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A Queer Activist opens up on homophobia in Nigeria

“I have the power to make any decision I want over my body”, Matthew Blaise, a young queer advocate based in Lagos shares his experience about homophobia in Nigeria.

In the early dates of March, the gruesome murder of Willswaggs will hit major news outlets, adding his death to the increasing number of homophobia motivated murder. This brutal act would go on to spark social media outrage from the Nigerian LGBTQ+ community, where every pain, voice, anger, a similar story of unsafety will be recorded under the #endhomophobiainNigeria. 

At the forefront of this activism was Matthew Blaise, a queer activist who has taken up space for themselves by being unapologetically vocal as they document and share the never-ending journey of discovery and ownership of what they are.

The belief abomination of homosexuality in Nigeria often starts from the home. Where children who behave contrary to predetermined gender stereotypes are mocked and treated unfairly. “No dey behave like women or man”, this is how your family tells you they will not tolerate contrary actions that can bring shame, including the attraction you might have for the same sex.

This treatment, and the fear of unacceptance, leads growing individuals to lengths as they try to suppress or completely obliterate their sexuality. For Matthew, they submitted themselves to conversion therapy and deliverances multiple times where they were bathed with water, asked to pray, fast, given a prayer book, and instructed to never stop praying if not, the gay would return. 

Conversion therapy is the process of trying to change an individual’s sexual orientation from homosexuality, lesbianism, bisexuality to heterosexuality. Matthew had religious leaders breaking them mentally and infusing fear by weaponizing HIV, terming it “the gay man’s disease” and subjecting them to physical abuse where they were beaten, strangled, and made to fast in secluded places commonly referred to as mountain.

The worst thing about abuse and homophobic attacks is that it transcends to other places like schools. Held guilty for being “too girly”, or not “man enough”, Matthew would experience violence in the most physical and emotional form like being stoned, thrown out of buses, slurred at or judged for being unserious.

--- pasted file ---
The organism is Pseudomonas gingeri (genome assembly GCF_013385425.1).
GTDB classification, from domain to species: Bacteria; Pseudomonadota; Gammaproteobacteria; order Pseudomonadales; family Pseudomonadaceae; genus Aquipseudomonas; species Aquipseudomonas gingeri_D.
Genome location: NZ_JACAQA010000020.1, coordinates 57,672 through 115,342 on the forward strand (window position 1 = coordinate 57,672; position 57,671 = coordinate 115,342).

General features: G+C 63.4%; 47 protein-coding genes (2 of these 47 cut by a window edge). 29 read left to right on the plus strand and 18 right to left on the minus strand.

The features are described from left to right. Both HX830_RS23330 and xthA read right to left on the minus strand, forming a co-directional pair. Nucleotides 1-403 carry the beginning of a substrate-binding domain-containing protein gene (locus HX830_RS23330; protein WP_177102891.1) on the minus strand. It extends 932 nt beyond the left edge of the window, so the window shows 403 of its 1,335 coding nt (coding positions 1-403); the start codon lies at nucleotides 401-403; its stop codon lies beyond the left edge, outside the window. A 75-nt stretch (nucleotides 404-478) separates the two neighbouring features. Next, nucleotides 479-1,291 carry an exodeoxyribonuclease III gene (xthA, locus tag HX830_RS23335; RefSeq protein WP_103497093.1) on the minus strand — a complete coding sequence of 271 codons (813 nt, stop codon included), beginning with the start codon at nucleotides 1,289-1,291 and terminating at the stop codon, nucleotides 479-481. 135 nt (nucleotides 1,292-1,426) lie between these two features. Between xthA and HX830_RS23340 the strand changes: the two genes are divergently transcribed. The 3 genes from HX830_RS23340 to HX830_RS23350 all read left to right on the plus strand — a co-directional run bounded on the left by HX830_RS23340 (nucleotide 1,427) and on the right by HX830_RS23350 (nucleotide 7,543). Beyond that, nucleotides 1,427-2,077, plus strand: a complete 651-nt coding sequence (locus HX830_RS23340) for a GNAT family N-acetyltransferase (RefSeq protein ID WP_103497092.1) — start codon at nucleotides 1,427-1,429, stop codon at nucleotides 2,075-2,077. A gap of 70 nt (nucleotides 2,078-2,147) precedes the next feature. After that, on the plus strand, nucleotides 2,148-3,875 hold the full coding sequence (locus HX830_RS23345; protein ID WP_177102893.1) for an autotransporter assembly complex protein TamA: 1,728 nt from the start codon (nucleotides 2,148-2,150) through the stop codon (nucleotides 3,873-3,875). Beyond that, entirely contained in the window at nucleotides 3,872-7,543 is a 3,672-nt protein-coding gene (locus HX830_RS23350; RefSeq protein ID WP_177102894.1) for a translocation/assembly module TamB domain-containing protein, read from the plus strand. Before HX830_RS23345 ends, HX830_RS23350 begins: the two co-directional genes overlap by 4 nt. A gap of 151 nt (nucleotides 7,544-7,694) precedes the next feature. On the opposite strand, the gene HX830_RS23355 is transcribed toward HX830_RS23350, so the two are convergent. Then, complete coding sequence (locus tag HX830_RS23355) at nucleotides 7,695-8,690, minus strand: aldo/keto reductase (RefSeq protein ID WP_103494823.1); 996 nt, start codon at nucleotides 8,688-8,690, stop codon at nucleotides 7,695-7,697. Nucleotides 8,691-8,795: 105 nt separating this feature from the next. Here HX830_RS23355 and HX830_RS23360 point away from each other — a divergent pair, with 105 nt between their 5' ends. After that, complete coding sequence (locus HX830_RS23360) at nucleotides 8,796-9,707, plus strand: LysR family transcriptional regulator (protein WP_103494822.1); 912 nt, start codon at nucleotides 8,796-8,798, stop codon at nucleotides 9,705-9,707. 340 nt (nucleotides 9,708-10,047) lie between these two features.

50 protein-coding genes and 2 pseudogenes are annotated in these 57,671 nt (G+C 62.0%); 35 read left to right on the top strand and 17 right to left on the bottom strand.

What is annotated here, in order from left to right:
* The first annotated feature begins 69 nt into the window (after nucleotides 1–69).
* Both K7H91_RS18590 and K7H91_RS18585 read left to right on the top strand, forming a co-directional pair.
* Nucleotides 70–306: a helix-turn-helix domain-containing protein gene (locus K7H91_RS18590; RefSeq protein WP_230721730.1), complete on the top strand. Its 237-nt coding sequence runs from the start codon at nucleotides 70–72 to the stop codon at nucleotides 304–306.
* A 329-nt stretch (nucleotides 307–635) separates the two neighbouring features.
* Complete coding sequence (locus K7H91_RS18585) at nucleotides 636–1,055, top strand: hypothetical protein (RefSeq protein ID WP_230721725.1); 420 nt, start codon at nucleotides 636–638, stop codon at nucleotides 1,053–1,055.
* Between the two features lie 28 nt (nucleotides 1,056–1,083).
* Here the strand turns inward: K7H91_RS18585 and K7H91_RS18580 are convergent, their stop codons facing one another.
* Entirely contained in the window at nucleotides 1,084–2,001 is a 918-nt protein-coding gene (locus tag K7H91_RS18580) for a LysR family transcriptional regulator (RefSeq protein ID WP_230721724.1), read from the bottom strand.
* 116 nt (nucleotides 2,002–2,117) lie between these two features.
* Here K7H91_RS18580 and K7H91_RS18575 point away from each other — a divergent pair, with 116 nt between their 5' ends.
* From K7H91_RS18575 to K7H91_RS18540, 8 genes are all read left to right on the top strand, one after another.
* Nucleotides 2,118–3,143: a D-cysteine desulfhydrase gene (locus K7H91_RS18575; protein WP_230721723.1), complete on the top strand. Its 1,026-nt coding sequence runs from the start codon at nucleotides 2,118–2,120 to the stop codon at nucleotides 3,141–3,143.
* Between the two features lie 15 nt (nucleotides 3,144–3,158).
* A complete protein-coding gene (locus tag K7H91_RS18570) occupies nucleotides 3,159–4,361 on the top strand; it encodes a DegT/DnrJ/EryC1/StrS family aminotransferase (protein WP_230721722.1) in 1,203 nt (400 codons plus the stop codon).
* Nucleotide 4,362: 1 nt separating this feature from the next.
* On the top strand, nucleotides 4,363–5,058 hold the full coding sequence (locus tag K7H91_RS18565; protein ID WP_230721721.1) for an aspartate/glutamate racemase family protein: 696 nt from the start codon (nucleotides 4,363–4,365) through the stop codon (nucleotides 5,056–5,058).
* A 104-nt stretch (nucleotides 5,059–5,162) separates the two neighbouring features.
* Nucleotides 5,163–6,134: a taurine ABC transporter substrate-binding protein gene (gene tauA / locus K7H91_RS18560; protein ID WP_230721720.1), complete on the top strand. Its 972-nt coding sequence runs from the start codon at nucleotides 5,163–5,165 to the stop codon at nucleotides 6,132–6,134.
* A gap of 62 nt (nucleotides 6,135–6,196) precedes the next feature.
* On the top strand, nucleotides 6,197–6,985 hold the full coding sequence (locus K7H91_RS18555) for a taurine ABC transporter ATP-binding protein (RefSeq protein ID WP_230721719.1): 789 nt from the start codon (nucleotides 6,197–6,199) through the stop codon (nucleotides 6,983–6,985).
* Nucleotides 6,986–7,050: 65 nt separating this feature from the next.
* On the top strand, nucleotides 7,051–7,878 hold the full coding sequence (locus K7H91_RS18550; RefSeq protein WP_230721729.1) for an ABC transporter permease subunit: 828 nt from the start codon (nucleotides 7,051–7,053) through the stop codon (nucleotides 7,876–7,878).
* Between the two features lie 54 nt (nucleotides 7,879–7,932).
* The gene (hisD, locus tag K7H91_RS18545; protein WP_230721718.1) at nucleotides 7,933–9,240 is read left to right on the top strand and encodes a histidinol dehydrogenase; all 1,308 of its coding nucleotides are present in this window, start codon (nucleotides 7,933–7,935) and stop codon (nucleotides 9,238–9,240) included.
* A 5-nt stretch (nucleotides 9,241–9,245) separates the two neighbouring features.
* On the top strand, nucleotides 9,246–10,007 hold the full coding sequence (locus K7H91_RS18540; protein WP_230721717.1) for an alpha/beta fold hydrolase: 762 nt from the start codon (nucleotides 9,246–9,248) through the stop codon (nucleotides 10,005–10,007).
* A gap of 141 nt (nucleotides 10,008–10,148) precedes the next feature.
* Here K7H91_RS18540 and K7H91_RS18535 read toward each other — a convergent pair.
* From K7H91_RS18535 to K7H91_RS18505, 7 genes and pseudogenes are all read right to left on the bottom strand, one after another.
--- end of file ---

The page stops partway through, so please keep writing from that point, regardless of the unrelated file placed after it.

Of course, all these takes its toll on someone’s mental health and when asked how they manage to have a good and stable mental health regardless, Matthew would admit, “first, my mental health is not good”, before giving ways they have managed to escape from it all. After being conditioned for so long to believe that gay people will go to hell, they admit to currently being at a point where they simply do not care.

In recent times, Matthew has been known to share a lot of themselves, their body, thoughts, and emotions on social media. In response to the show of skin, they reply, “I think it is a form of love language because I come from of a place of not liking my body because I am femme and fat.” This is their step to reaffirming the fact that they have power over themselves and the power to make any decision over their body.

But all these do not go unnoticed by the homophobic community who insert themselves and go to lengths such as invading Matthew’s privacy and sharing pictures that would later make them a target for harm and threats. In Matthew’s experience, the worst form of negativity comes from fellow gays who expect them to be less vocal and tone down their level of expression.

“I know they don’t owe me support but the fact that I am living freely shouldn’t bother anybody.”

It is the desire of every queer person in Nigeria to know comfortability in their skin and in their sexuality but the homophobic nature of people prevents them from having that. From internalized homophobia to the shaming, “homophobia sets a very unsafe and uncomfortable atmosphere for gay people and hinders our productivity”, Matthew adds. “One thing we forget is that homophobia is hate speech, and hate speeches put many lives in danger. We are a minority, we do not have the power to take over the majority especially when we are not represented in the government. So the little reckless words like God can never make anyone gay, kill gay people, beat them up, jail them, to hell with homosexuality, really matters.”

 

 

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